Spending the day with family was an important aspect of Thanksgiving.  And to me, it is still essential.  Last year, Thanksgiving was a quiet and somber day.  Still reeling from grief over losing my dad, the only family I had to share this day with was my immediate family – my husband and our three adult children.  My oldest sister and her family live in other states and we rarely get to spend this holiday together.  My middle sister was sharing the day with her married son and daughter-in-law and her family.

But this year’s day of thanks was different and a more joyful occasion.  All three of our adult children journeyed home from the hinterlands for the entire weekend and my sister, brother-in-law, nephew and niece joined us as well.  I actually enjoyed being in the kitchen the day before preparing some of our favorite Thanksgiving goodies.

Wednesday evening our southern oldest daughter was the first to arrive home after a very long drive. How wonderful to see her beaming face at the door!  Middle daughter was scheduled to work the night shift at her hospital, but surprised me with a phone call happily announcing she was “staffed down” for the entire night – she didn’t have to work after all, so she was on her way home from the city!  Another smiling face at my door!

Shortly after her arrival, son also arrived home from the state next door.  Seeing his tall lanky form at the French door made my heart leap with joy!   By that time, hubby was home from his day’s work and what ensued was much hugging, laughter, story-telling and bringing in of luggage.  We talked non-stop – all five of us together.  It was as if we hadn’t seen each other for ages.

At one point in the evening, I quietly observed my dear beloved ones and I wanted to laugh out loud at what I realized.  The girls and I had gone upstairs and in no time at all, the boys (hubby and son) followed us.  I realized that all five of us were located in our master bedroom, sitting on the floor or the bed or standing while talking and laughing and enjoying our time together.

It reminded me of the past when there were three little children jumping on Mommy and Daddy’s bed to get our attention.  But here we were, five adults with a house full of separate rooms, yet we congregated in one room for much of the evening.  It was as if we just couldn’t get enough of being together and it was wonderful!

That evening our house was full with each adult child nestled in his or her old bedroom, but my heart was fuller yet.  Having our family together for Thanksgiving was the most precious of gifts and as I said my prayers that night I had so much to thank and praise God for.

Thanksgiving Day was just as delightful as we added full tummies to our gratitude list.  How thankful I was that we could afford to provide a sumptuous feast and that we have a warm home in which to live when so many of our fellow humans are hungry and cold and homeless.  What blessings we have and so foolishly take for granted when we fail to stop and thank God from whom all blessings flow.  I am reminded again how easily we squander our blessings instead of sharing them with those less fortunate than us.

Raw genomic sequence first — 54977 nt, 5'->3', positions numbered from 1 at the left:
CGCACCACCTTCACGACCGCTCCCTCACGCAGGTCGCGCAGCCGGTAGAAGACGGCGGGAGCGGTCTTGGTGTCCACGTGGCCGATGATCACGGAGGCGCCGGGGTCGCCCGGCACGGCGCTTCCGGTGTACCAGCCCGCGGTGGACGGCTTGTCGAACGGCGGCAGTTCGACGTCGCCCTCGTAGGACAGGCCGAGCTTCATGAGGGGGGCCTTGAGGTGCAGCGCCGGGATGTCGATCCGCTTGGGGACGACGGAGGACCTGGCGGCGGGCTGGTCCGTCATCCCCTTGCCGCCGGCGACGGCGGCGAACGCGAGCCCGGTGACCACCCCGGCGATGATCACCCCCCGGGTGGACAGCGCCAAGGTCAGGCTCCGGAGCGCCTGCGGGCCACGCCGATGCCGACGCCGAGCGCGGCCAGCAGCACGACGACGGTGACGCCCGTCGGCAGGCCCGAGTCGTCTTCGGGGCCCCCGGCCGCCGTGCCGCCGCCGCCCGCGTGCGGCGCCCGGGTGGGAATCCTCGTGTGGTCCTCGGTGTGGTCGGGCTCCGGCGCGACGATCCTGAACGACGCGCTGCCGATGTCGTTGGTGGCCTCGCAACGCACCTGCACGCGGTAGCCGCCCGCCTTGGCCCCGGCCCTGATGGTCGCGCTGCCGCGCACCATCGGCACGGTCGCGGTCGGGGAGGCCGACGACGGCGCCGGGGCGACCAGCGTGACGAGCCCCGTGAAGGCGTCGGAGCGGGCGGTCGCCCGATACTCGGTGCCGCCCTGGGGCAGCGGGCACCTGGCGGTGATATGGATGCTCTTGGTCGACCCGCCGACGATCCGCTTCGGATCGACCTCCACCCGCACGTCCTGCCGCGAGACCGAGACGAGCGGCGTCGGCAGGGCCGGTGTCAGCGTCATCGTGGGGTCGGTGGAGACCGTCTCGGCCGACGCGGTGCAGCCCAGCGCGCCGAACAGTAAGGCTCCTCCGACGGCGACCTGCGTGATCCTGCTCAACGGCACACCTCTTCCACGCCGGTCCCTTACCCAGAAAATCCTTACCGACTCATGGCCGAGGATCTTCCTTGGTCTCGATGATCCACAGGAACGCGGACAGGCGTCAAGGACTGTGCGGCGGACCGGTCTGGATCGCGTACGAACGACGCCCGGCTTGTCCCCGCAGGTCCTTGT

That afternoon, my hubby received an unusual surprise.  One of his brothers, who he has not heard from or seen for a very long time, telephoned from out west just to catch up with the family.  They had a very good conversation – another thought of thanksgiving.

How grateful I was for fun and laughter as we played round after round of games with our family.  Hubby took the day off on Friday and how thankful we are for the job he currently has.  We’ve had a few bumps in the road with downsizing and job losses, so the blessing of a steady job is much appreciated.

That afternoon middle daughter met her boyfriend in the city for the “backyard brawl” (big rival college football game) and then they rejoined the family that evening. Another person to give thanks for – daughter’s bf – a wonderful, godly young man who obviously adores our lovely one.

blogDSCN7236Saturday brought even more fun and festivities. The girls and I attended niece’s baby shower – a real cause for celebration as a new little life will soon join our family. 

Again my mind turned to thanksgiving – we haven’t had a new baby join our family since my great-nephew was born about 12 years ago.  So this little girl arriving in December will be so lovingly welcomed.

The shower was lovely with a princess theme just like the wee one’s nursery.  We gathered with friends and my girls received an extra special treat when they got to tend a friend’s baby – a beautiful, sweet-natured boy.  We relished princess cake and my sister’s gift to her new grandchild of the Princess Potty Chair was a hit!

While we welcomed the princess, the boys were having some male bonding time at home.  Boyfriend brought his new shotgun.  Woo, boy, nothing makes manly men more excited than target shooting with a new gun in the back yard!  A few empty 2-liter pop bottles met their demise as well as some sweet potatoes cleverly disguised as clay pigeons.  As soon as we girls got home, my daughters wanted an equal opportunity – they tried their hand at shooting too. That’s when my thankfulness for living out here in the country kicked in.